One of my greatest challenges in painting is matching the brilliance of the model to the portrait. Painting a person is easy. The contouring of their face, the unendless building of the architecture of their form and expression have come naturally over the years, but the roadblocks I face come down to the very story I’m telling when painting. With the Disney collection, the connection comes easy. Disney characters have a thick and rich history that connect the viewer to the art automatically. It is built on the foundation of nostalgia and childhood memories which easily bonds a persons sinewy emotional fibers to the character. Pushing the envelope on these concepts come down to building a style around the property that elevates their already established memorable base.
Now with painting portraits of humans, the task becomes more challenging, mainly because of the action of acquainting the viewer who may be unaware of the model to exactly who she/he is. Painting the person is a small portion of the challenge. The larger half of the mission is to tell the observer who they are without saying a word.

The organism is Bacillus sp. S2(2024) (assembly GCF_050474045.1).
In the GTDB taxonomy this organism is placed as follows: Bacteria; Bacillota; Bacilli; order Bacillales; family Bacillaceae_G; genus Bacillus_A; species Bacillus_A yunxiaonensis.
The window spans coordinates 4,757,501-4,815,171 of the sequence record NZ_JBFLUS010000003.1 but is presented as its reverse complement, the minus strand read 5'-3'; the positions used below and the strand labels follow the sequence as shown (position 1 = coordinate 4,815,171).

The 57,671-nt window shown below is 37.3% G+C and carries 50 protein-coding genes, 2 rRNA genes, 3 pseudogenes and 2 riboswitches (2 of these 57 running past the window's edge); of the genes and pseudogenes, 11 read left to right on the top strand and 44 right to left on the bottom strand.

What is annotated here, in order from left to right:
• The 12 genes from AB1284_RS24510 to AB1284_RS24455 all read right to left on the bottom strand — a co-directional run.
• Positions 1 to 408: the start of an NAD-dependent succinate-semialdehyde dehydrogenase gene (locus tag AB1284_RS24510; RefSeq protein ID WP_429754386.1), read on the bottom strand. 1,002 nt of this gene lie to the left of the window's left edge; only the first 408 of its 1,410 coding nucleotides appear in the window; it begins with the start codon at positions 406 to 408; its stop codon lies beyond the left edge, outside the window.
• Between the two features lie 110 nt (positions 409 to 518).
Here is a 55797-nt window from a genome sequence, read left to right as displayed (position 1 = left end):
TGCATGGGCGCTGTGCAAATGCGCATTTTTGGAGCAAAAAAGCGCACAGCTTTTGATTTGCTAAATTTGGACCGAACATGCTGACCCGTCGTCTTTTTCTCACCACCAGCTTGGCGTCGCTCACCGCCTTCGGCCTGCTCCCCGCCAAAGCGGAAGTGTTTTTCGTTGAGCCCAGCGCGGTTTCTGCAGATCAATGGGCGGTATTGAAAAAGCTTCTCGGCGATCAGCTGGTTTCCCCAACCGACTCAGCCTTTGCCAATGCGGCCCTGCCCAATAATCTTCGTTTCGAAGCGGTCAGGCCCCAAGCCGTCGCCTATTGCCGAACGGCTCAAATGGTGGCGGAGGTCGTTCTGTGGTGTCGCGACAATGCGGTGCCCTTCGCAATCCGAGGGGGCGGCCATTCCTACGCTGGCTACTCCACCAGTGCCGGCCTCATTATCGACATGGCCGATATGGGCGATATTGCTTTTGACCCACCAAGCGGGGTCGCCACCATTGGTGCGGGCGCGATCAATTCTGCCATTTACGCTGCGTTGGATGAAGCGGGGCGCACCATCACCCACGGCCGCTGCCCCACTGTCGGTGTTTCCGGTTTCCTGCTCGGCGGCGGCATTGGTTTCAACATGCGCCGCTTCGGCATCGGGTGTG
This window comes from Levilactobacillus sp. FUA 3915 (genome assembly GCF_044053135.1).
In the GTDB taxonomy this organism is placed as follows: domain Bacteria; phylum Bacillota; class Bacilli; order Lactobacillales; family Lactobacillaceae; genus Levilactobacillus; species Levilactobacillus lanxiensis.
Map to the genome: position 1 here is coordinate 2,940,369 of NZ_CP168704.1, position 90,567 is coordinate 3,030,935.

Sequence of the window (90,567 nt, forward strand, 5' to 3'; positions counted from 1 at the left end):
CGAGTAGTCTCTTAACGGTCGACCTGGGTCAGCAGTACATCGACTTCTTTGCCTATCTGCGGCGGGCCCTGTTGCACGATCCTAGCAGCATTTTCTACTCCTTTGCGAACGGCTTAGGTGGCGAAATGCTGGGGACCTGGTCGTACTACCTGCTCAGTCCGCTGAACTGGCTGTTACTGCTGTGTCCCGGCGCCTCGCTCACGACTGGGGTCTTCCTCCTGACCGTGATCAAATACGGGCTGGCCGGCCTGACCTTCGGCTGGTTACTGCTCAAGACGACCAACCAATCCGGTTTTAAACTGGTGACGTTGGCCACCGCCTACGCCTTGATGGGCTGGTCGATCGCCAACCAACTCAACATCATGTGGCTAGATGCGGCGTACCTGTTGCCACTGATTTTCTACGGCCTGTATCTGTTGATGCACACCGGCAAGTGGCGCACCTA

With that being said, I found myself for days walking around this primed white canvas in my studio. Back and forth I paced around this unusually large white slab with Deven Green’s face crudely sketched in the soft white palate. I spent hours researching the emotion of color, going over and over with hundreds of choices spread around the floor around me. Many questions plagued me, but the one I struggled with was
“How does one communicate the very essence of Deven Green?”